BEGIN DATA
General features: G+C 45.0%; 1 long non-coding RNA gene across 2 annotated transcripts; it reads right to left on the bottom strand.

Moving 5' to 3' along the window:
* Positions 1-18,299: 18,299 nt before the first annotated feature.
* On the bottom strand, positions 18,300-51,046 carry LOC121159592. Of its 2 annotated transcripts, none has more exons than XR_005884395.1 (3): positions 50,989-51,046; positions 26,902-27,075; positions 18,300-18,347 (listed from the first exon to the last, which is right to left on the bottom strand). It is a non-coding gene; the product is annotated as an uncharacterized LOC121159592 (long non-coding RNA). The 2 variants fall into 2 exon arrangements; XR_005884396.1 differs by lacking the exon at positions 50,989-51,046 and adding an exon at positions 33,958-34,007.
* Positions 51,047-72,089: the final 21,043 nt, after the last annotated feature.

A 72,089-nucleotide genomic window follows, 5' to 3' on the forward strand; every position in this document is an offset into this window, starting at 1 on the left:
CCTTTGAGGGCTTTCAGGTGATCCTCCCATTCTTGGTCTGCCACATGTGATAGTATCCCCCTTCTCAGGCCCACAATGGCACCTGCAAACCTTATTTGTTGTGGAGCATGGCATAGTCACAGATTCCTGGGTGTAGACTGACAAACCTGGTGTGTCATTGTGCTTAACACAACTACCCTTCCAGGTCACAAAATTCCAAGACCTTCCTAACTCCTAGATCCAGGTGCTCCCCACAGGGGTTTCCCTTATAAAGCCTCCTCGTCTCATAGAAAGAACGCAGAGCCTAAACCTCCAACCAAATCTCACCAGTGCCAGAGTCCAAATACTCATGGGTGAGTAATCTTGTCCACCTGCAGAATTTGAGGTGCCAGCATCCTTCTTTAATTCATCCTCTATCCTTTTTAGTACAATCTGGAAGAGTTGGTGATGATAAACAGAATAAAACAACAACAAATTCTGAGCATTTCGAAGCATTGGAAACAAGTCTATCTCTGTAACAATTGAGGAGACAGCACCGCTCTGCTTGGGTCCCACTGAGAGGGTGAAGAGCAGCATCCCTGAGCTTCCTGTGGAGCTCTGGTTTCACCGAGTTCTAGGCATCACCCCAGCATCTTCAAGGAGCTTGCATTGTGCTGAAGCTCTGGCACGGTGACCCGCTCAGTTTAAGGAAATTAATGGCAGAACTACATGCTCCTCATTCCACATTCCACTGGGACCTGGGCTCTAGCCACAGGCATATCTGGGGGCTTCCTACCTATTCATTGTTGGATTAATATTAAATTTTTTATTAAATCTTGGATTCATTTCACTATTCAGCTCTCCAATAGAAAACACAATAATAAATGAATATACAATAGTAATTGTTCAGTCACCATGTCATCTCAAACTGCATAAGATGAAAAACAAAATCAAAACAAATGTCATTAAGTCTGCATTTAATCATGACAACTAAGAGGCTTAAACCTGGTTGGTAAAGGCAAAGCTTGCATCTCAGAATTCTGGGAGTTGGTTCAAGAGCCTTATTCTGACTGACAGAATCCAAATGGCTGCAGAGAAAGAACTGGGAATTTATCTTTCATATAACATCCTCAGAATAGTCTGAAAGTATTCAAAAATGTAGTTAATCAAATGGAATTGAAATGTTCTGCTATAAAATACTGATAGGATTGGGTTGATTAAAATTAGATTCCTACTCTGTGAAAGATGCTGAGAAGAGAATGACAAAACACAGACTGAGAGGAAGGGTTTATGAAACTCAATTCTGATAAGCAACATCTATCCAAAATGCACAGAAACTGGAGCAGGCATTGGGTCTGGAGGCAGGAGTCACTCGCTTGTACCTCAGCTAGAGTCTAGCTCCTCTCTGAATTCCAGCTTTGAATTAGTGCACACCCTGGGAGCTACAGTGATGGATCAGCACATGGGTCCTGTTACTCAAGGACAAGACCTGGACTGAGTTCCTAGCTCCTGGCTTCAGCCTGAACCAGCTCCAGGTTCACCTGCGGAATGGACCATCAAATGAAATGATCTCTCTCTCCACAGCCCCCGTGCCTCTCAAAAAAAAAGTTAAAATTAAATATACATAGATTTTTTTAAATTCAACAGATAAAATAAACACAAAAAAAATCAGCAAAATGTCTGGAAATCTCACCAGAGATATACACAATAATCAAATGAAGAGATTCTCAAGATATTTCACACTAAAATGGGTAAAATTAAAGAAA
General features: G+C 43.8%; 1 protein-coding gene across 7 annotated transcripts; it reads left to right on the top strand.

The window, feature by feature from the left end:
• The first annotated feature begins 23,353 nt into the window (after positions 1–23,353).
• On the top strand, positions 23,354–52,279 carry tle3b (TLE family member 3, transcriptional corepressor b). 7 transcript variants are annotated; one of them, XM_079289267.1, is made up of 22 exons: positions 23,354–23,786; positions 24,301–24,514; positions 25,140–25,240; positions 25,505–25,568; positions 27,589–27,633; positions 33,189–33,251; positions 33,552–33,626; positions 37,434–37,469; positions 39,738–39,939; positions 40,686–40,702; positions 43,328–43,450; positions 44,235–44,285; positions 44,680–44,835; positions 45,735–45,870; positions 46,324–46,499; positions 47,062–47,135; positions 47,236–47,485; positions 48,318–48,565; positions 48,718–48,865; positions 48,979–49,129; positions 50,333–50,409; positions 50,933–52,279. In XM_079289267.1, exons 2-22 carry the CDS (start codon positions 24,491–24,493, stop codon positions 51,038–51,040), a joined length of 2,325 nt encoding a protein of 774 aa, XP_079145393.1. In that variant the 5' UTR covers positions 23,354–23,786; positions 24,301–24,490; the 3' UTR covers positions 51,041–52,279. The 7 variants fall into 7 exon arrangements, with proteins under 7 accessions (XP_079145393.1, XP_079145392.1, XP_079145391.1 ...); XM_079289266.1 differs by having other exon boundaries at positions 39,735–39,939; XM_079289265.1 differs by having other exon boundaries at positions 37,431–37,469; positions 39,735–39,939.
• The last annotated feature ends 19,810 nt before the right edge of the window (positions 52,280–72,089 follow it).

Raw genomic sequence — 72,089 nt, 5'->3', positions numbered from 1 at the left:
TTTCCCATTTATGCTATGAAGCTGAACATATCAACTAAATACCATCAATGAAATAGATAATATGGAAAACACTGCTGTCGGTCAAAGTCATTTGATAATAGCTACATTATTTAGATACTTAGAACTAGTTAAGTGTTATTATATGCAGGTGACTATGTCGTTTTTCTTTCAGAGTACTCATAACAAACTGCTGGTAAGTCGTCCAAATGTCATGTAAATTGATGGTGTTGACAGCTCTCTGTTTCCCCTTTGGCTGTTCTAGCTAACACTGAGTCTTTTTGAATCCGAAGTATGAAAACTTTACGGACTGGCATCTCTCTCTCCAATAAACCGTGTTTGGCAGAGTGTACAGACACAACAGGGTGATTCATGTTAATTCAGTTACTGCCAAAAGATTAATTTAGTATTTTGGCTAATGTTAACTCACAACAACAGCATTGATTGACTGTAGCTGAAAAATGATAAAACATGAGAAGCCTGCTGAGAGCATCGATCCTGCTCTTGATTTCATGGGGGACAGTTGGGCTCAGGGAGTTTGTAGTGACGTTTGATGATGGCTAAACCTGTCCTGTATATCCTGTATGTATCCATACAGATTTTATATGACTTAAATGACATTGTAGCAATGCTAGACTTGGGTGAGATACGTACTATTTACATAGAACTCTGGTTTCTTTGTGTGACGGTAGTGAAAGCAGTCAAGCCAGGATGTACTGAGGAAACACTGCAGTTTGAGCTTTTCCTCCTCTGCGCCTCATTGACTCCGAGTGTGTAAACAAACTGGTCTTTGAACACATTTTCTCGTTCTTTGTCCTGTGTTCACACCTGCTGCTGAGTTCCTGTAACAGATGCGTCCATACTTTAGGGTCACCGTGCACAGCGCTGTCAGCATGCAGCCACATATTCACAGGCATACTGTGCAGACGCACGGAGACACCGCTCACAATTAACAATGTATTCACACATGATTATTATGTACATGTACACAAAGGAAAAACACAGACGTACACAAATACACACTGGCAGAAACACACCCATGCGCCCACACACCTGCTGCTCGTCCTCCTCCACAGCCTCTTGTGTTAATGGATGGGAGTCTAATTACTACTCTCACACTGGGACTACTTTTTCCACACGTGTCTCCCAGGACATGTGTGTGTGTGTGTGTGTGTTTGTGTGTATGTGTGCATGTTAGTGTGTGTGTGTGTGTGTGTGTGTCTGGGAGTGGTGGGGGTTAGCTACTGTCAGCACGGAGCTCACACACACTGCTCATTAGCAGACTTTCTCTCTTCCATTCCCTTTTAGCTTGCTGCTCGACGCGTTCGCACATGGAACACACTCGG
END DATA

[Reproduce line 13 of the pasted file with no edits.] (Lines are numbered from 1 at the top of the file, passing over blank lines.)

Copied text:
Raw genomic sequence — 72,089 nt, 5'->3', positions numbered from 1 at the left: